On the anniversary of the Universal Declaration of Human Rights, Canada has room for improvement
Monday, December 10th marks the 70th anniversary of the proclamation of the Universal Declaration of Human Rights, by the United Nations General Assembly in 1948.
Significantly, this took place just three years after the Allies had defeated Nazi Germany, Imperial Japan and other regimes which had violated human rights on a colossal scale.
How does Canada’s human rights record stand up to the declaration?
How does Canada, as one of the 48 nations to sign this famous Declaration, measure up today?
On the positive side, we don’t condone slavery or slave trading (Article 4) or arbitrary arrests, detention or exile (Article 9).
We provide the criminally accused with a fair and public hearing by an independent and impartial tribunal (Article 10) and presume they are innocent until proven guilty (Article 11).
We have freedom of movement, including the right to leave Canada and return (Article 13). The right to own property, alone as well as in association with others (Article 17), is generally respected, even if not protected by the Canadian Charter of Rights and Freedoms.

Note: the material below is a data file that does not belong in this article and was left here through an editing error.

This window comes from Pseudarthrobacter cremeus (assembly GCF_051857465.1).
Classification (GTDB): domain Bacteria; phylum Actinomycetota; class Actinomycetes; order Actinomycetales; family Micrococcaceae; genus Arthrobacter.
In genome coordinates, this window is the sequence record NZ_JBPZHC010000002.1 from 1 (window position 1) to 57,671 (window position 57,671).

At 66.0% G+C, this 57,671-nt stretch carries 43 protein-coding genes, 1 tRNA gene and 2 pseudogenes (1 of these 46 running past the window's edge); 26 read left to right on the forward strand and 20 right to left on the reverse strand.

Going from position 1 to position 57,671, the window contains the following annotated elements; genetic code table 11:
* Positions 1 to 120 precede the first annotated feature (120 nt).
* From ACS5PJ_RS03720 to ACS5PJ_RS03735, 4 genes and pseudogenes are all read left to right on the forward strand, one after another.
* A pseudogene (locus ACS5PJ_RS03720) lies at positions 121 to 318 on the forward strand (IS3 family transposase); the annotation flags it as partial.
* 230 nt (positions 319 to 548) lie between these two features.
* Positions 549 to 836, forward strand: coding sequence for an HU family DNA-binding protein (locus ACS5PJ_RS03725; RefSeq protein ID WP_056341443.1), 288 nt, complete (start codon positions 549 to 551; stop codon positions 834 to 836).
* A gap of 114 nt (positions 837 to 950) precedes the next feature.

Canadians have the right to form and to join trade unions (Article 23), and to vote in “periodic and genuine elections” by universal and equal suffrage, by secret ballot (Article 21).
Freedom of thought and expression need improvement
However, there is ample room for improvement.
The right to “freedom of thought, conscience and religion, including the right to manifest this in teaching, practice, worship and observance” (Article 18) suffered a serious set-back this past June, when the Supreme Court of Canada upheld the violation of Trinity Western University’s religious freedom.
The court did so in the name of an undefined “public interest” and facile political slogans like “diversity,” also undefined by the court. The full repercussions of this atrocious decision won’t be known for many years.
Compared to most countries, Canada does an adequate job of protecting freedom of opinion and expression (Article 19). However, free speech at public universities is subject to “mob censorship” by people who physically obstruct displays, silence speakers and shut down events that they disagree with.
These practices are willfully condoned by university presidents, and in some cases even encouraged by university administrations. Campus clubs which seek to challenge “sacred cows” like radical feminism and abortion rights are banned from campus by student unions.
Off-campus, human rights commissions stand ready to prosecute citizens for expressing the wrong ideas. Parliament’s condemnation of “Islamophobia” does not clarify whether criticism of Islam or its founding prophet should remain legal.
The inclusion of gender identity and gender expression in human rights legislation means potential penalties (fines, or imprisonment for refusing to pay them) for those who refuse to use preferred pronouns, and those who otherwise reject post-modernist transgender theory.